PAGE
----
As soon as we landed in Queenstown, we picked up our rental car and drove down to Te Anau, which took 2.5 hours. Te Anau is the closest civilization to Fiordland National Park, and where most people would stay overnight.
Once we got to Te Anau, there wasn’t much else we could do since it was already late. So we settled in our Airbnb and watched the sunset from Lake Te Anau, which was very picturesque that night.
The next day, we drove up to Fiordland National Park. This national park is located in the southwest of the South Island and houses some of the most famous sights of New Zealand. Fiordland National Park is part of Te Wahipounamu and is a UNESCO World Heritage site.
What to do at Fiordland National Park:
1. Lake Marian Hike – My favorite hike in the Fiordland. It was a sufficiently challenging yet short hike, and the reward at the end of it was a beautiful alpine lake. What more could you ask for?
Dive Deeper: I wrote a separate post about our experience hiking to Lake Marian. You can read the post for more information!
2. Gertrude Saddle – This track is highly technical. It is described as an expert and unmarked track. However, I’ve heard the reward at the end is massive – you get to overlook Milford Sound from the top of the saddle. We went at the tail end of winter, and unless you have experience with ice climbing and the right equipment, I don’t recommend going up to the summit. So we just stayed around in the valley which was still quite scenic.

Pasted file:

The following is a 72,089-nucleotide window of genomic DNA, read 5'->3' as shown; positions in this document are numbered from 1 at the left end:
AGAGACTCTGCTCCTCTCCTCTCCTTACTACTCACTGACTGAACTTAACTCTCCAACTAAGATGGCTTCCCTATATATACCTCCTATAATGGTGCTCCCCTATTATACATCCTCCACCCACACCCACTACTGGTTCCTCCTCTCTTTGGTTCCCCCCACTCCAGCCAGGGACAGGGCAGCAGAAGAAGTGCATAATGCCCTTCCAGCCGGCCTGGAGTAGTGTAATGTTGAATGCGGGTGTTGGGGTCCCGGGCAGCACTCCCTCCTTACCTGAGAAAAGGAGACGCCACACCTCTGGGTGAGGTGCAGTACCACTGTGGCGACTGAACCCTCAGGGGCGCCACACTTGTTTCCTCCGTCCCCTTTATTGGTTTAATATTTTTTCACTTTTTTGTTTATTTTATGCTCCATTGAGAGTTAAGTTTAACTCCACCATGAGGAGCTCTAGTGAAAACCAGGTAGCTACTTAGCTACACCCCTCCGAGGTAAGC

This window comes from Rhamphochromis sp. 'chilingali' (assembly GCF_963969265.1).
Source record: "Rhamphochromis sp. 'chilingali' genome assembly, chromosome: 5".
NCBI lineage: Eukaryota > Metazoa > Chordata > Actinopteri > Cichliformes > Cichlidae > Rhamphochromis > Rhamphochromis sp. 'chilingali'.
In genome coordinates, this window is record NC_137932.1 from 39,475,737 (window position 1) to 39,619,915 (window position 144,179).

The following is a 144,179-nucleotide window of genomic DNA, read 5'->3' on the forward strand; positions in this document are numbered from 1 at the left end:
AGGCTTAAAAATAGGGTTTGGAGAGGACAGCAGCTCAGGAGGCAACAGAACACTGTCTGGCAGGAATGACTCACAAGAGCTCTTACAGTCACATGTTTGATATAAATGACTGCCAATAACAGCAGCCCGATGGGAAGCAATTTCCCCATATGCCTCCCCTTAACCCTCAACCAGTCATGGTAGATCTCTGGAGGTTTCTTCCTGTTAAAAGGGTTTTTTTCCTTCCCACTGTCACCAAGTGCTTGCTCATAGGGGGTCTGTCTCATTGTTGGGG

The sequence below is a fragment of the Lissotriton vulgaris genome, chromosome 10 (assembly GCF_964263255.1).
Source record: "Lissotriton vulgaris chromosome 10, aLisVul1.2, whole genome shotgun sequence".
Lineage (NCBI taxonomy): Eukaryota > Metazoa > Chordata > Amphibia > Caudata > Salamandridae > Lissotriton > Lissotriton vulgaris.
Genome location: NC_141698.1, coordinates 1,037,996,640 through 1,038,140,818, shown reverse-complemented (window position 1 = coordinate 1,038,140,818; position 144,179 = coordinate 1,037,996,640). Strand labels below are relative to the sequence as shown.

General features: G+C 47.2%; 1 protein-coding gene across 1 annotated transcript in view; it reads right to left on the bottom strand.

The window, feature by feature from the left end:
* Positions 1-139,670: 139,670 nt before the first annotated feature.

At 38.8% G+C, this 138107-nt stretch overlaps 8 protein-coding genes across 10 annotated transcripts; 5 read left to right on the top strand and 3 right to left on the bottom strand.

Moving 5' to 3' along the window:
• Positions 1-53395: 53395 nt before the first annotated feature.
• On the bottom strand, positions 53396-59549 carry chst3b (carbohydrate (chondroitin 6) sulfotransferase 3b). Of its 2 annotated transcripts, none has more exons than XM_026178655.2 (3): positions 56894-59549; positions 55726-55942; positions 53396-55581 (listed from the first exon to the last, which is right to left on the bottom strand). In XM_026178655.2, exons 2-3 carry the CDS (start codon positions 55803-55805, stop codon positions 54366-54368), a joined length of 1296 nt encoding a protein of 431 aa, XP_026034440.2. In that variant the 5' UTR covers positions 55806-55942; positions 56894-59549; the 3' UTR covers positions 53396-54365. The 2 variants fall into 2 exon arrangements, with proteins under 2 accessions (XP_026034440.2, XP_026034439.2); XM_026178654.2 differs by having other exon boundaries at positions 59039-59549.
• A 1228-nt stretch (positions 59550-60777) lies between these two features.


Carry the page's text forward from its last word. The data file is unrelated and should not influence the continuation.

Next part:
3. Key Summit Track – This is another popular track, though we did not have a chance to visit. I think the Key Summit track would be an excellent choice for a day hike – it’s a 3 hours return journey.
4. Milford Sound – Probably the most famous attraction in the park! I’ve got to be honest, I found it a little underwhelming and very touristy compared to everything else we saw, but it’s still a must-visit.
Our Itinerary at Fiordland National Park
- Day 1/10: Get to Queenstown and drive to Te Anau
- Day 2/10: Milford Sounds and Gertrude Saddle at Fiordland National Park (or Key Summit Track)
- Day 3/10: Lake Marian Hike at Fiordland National Park
In retrospect, I think I would have swapped Day 2 with the Key Summit track since we love hiking. I personally felt Milford Sound was a little underwhelming even though it’s a popular site.
Where to stay in Te Anau
Airbnb – We stayed at an Airbnb in Te Anau, however it is no longer listed. At that time, it was a brand new 3-bedroom house with very modern amenities. Very close (1-2 minute walk) to the lake.
Budget Options – If you are looking for budget accommodation, I recommend the following hostels:
- YHA Te Anau
- Te Anau Lakefront Backpackers
- Barnyard Backpackers – this one is out of the Te Anau, but closer to Fiordland National Park than Te Anau
Day 4-5: Queenstown